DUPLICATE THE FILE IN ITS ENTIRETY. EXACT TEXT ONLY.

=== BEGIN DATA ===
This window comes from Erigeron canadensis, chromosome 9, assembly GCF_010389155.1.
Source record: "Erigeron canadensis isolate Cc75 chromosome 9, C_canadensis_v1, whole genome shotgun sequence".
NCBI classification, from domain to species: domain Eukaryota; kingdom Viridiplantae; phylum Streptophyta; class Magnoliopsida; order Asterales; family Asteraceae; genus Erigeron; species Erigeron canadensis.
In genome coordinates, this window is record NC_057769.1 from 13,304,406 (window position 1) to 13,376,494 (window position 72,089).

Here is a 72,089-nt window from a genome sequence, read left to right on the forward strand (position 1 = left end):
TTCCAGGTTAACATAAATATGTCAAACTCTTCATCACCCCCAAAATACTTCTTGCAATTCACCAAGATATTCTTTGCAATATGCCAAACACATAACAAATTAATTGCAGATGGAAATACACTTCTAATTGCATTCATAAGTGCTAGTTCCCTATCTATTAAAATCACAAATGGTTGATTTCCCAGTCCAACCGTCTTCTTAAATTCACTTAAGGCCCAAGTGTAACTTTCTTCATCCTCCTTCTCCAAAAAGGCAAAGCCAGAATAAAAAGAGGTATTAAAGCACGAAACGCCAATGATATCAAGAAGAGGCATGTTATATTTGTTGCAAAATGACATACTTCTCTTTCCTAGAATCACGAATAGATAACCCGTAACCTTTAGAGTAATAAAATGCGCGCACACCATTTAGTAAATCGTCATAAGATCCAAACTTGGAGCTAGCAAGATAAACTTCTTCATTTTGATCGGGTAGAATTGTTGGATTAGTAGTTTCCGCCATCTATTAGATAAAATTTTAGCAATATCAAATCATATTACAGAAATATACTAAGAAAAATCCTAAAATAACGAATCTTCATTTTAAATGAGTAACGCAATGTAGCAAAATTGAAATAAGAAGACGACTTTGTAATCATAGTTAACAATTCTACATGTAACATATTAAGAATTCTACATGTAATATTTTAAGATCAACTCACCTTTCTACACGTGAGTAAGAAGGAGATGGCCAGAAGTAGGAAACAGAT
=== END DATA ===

This window comes from Erigeron canadensis, chromosome 9, assembly GCF_010389155.1.
Source record: "Erigeron canadensis isolate Cc75 chromosome 9, C_canadensis_v1, whole genome shotgun sequence".
NCBI classification, from domain to species: domain Eukaryota; kingdom Viridiplantae; phylum Streptophyta; class Magnoliopsida; order Asterales; family Asteraceae; genus Erigeron; species Erigeron canadensis.
In genome coordinates, this window is record NC_057769.1 from 13,304,406 (window position 1) to 13,376,494 (window position 72,089).

Here is a 72,089-nt window from a genome sequence, read left to right on the forward strand (position 1 = left end):
TTCCAGGTTAACATAAATATGTCAAACTCTTCATCACCCCCAAAATACTTCTTGCAATTCACCAAGATATTCTTTGCAATATGCCAAACACATAACAAATTAATTGCAGATGGAAATACACTTCTAATTGCATTCATAAGTGCTAGTTCCCTATCTATTAAAATCACAAATGGTTGATTTCCCAGTCCAACCGTCTTCTTAAATTCACTTAAGGCCCAAGTGTAACTTTCTTCATCCTCCTTCTCCAAAAAGGCAAAGCCAGAATAAAAAGAGGTATTAAAGCACGAAACGCCAATGATATCAAGAAGAGGCATGTTATATTTGTTGCAAAATGACATACTTCTCTTTCCTAGAATCACGAATAGATAACCCGTAACCTTTAGAGTAATAAAATGCGCGCACACCATTTAGTAAATCGTCATAAGATCCAAACTTGGAGCTAGCAAGATAAACTTCTTCATTTTGATCGGGTAGAATTGTTGGATTAGTAGTTTCCGCCATCTATTAGATAAAATTTTAGCAATATCAAATCATATTACAGAAATATACTAAGAAAAATCCTAAAATAACGAATCTTCATTTTAAATGAGTAACGCAATGTAGCAAAATTGAAATAAGAAGACGACTTTGTAATCATAGTTAACAATTCTACATGTAACATATTAAGAATTCTACATGTAATATTTTAAGATCAACTCACCTTTCTACACGTGAGTAAGAAGGAGATGGCCAGAAGTAGGAAACAGAT